Gross hemolysis; clotted specimen; frozen specimen thawed in transit; tubes <90% full; improper labeling; specimen collected in tube other than 3.2% citrate
Screening test for the factor V Leiden gene mutation and other causes of activated protein C resistance
This assay detects thrombotic risk factors other than factor V Leiden. This test should not be performed on individuals with extended baseline aPTT values due to the presence of lupus anticoagulants.6 This test should not be used for patients receiving thrombin inhibitors such as hirudin and argatroban.6 In some cases, this test will fail to distinguish individuals who are heterozygous for the factor V Leiden mutation from normals.7 Genetic testing may be required to distinguish between heterozygous and homozygous factor V Leiden mutation.7 Elevated factor VIII levels, as can be seen in acute phase reaction, can normalize the aPTT and effectively reduce the anticoagulant effect of aPC.7 Abnormal results can also be seen in pregnancy, especially during the third trimester, due to decreased levels of protein S and increased levels of factors V and VIII.7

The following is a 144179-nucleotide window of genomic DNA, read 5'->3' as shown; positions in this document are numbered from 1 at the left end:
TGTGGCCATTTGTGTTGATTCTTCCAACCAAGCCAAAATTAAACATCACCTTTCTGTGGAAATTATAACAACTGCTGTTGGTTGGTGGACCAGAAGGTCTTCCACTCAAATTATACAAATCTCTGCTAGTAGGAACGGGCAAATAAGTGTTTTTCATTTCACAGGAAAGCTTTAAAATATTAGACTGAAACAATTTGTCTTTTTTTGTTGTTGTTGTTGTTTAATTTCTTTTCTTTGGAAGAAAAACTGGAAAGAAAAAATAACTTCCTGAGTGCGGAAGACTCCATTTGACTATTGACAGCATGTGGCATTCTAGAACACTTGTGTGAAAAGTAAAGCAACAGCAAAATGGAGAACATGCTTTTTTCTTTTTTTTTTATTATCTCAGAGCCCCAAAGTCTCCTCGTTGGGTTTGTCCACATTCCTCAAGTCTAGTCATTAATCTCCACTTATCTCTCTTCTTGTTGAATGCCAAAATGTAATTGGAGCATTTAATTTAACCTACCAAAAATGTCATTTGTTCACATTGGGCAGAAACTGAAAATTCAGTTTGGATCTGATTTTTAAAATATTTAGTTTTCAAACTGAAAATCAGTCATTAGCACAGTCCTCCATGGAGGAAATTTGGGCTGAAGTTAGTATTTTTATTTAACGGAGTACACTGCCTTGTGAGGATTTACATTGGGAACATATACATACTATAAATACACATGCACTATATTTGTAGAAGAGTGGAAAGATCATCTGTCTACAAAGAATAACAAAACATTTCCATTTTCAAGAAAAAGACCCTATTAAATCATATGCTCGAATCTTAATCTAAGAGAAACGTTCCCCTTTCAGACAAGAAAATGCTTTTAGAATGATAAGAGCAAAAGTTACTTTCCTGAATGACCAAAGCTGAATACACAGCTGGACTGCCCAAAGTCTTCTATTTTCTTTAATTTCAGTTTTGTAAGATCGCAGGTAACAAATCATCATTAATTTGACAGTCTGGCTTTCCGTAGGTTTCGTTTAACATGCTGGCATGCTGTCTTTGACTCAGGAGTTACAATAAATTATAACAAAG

This assay measures the effect of adding aPC on the activated partial thromboplastin time (aPTT) of the patient sample.8,9 An aPTT is performed twice, once with and again without added aPC. The ratio of the two clotting times is reported. The patient sample is diluted with factor V-deficient plasma. This serves to correct for any factor deficiencies in the patient sample and allows the test to be used for patients on oral anticoagulants. The reaction mixture also contains a heparin neutralizer to allow this test to be performed on patients receiving heparin therapy.
Activated protein C (aPC), in a complex with protein S, inactivates procoagulant factors Va and VIIIa by proteolytic cleavage at specific arginine residues.7,10,11 This serves to control coagulation and limit the extent of thrombus formation. The functionality of the aPC inhibitory system in a given individual can be assessed through an in vitro clotting assay. Addition of aPC to a patient's plasma serves to extend the activated partial thromboplastin time (aPTT) for individuals who are sensitive to aPC. Individuals are considered to be aPC resistant when addition of aPC fails to extend the time to clot formation in this assay.